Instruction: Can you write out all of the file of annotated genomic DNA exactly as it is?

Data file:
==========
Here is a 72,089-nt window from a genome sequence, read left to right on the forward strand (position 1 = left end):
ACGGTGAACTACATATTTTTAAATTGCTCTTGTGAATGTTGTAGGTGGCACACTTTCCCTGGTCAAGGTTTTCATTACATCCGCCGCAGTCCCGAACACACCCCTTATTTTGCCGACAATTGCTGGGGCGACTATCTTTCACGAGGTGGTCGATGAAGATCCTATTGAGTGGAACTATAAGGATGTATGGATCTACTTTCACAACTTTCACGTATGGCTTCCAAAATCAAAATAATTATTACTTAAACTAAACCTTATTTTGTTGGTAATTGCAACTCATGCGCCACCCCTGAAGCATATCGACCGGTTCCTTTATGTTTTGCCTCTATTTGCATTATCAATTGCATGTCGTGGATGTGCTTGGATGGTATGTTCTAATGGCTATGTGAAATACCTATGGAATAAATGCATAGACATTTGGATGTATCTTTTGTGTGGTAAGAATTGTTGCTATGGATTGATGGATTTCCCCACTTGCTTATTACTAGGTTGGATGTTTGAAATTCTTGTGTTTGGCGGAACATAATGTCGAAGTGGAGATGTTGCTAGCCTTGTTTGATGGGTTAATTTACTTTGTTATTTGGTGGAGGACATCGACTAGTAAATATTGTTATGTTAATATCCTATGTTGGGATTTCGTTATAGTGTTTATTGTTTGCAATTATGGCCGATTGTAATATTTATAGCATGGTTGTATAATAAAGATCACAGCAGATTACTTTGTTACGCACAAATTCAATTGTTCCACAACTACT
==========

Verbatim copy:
Here is a 72,089-nt window from a genome sequence, read left to right on the forward strand (position 1 = left end):
ACGGTGAACTACATATTTTTAAATTGCTCTTGTGAATGTTGTAGGTGGCACACTTTCCCTGGTCAAGGTTTTCATTACATCCGCCGCAGTCCCGAACACACCCCTTATTTTGCCGACAATTGCTGGGGCGACTATCTTTCACGAGGTGGTCGATGAAGATCCTATTGAGTGGAACTATAAGGATGTATGGATCTACTTTCACAACTTTCACGTATGGCTTCCAAAATCAAAATAATTATTACTTAAACTAAACCTTATTTTGTTGGTAATTGCAACTCATGCGCCACCCCTGAAGCATATCGACCGGTTCCTTTATGTTTTGCCTCTATTTGCATTATCAATTGCATGTCGTGGATGTGCTTGGATGGTATGTTCTAATGGCTATGTGAAATACCTATGGAATAAATGCATAGACATTTGGATGTATCTTTTGTGTGGTAAGAATTGTTGCTATGGATTGATGGATTTCCCCACTTGCTTATTACTAGGTTGGATGTTTGAAATTCTTGTGTTTGGCGGAACATAATGTCGAAGTGGAGATGTTGCTAGCCTTGTTTGATGGGTTAATTTACTTTGTTATTTGGTGGAGGACATCGACTAGTAAATATTGTTATGTTAATATCCTATGTTGGGATTTCGTTATAGTGTTTATTGTTTGCAATTATGGCCGATTGTAATATTTATAGCATGGTTGTATAATAAAGATCACAGCAGATTACTTTGTTACGCACAAATTCAATTGTTCCACAACTACT